Japan's two biggest airlines Japan Airlines (JAL) and All Nippon Airways (ANA) are forecasting combined net losses for the year ending March of more than ´50 billion ($405 million) as a slowing domestic economy and the impact of the US terrorist attacks take their toll.

Announcing sharp falls in first-half profits, All Nippon Airways said that it expects a full-year net loss of ´11 billion. JAL, in also announcing sharp first-half profit-falls, forecast a net loss of ´40 billion. JAL had previously been forecasting a ´25 billion profit.

The two carriers have responded to the downturn by unveiling major route cuts. JAL and ANA have already slashed many routes and reduced other long-haul operations, representing available capacity cuts of between 10% and 15%. They are also stepping up internal restructuring efforts.

ANA, which makes most of its money from still-healthy domestic operations, says it will reduce workforce numbers by 1,100 to 12,700 by March 2003 - partly by discontinuing a recruitment plan. It will also make other internal cuts in a bid to save ´30 billion. ANA saw consolidated net profit fall 47% in the first half ended 30 September, while operating profit fell 28%.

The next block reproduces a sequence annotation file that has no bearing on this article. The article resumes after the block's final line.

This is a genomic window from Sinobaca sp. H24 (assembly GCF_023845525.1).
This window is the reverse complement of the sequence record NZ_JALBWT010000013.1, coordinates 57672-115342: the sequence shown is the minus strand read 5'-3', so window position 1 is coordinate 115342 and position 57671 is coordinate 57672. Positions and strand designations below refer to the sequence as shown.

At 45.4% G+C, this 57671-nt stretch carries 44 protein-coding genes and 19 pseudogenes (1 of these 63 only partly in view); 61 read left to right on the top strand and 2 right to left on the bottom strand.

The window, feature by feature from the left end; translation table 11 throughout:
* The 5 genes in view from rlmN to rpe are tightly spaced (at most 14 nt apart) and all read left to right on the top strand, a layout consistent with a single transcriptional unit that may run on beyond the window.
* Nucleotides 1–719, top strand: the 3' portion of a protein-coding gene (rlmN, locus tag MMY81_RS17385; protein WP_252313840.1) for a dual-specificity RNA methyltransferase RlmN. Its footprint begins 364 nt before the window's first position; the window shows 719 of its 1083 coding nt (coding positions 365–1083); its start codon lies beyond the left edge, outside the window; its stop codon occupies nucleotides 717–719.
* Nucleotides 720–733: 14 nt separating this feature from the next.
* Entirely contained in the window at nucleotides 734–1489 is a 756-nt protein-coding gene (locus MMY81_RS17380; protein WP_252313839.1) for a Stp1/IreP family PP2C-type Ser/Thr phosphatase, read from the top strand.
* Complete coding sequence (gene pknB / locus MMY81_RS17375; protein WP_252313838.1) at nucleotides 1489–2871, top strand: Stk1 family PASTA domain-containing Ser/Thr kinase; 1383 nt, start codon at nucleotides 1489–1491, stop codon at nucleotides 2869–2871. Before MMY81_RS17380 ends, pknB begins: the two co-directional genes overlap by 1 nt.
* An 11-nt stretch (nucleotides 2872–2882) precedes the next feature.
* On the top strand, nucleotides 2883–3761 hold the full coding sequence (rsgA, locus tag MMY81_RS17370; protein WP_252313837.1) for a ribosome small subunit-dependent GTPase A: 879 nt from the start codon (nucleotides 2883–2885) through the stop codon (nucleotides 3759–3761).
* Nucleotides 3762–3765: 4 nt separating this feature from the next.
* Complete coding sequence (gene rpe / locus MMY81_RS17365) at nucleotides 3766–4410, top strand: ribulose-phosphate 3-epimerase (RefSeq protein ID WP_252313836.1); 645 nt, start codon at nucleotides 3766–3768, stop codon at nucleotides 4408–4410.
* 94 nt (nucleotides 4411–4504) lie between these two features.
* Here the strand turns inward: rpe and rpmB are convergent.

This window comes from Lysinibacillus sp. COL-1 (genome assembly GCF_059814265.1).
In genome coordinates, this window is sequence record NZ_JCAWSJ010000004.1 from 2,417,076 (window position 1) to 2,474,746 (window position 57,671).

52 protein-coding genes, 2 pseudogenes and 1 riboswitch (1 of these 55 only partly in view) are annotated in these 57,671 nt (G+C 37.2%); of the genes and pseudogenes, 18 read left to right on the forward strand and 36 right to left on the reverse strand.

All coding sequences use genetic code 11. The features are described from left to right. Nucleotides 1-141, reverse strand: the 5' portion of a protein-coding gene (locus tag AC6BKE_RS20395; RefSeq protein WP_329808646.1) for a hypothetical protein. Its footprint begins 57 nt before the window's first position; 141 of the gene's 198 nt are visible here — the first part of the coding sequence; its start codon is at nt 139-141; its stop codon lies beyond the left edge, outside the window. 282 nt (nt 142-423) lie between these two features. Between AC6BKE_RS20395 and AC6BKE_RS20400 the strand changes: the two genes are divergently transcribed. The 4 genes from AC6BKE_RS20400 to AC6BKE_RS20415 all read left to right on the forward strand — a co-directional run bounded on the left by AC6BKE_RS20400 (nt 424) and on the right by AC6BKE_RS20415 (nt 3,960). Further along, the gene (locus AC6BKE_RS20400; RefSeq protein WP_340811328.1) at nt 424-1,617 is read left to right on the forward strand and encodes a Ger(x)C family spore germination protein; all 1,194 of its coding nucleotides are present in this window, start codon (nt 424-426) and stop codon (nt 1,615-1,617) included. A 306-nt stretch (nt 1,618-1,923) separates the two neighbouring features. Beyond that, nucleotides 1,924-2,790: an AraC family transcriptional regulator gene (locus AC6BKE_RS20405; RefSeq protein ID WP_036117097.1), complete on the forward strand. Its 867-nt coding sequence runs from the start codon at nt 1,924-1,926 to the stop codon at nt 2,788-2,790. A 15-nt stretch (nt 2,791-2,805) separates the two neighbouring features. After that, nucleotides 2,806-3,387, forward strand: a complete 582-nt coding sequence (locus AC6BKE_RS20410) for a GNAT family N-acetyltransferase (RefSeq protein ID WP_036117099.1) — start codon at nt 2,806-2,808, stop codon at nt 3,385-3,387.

JAL reported a 61% drop in net profit for its first half and a 45% drop in operating profit.

Both expect the global economic slowdown to have an impact on domestic operations in the second half. Like other Asian carriers, the two have been suffering from a sharp drop in cargo revenue, mostly because of a plunge in IT-related exports to the USA.

JAL recently agreed to merge with number-three carrier Japan Air System, in a move which will give them a combined domestic market share of 48%, roughly equal to that of ANA.

Source: Flight International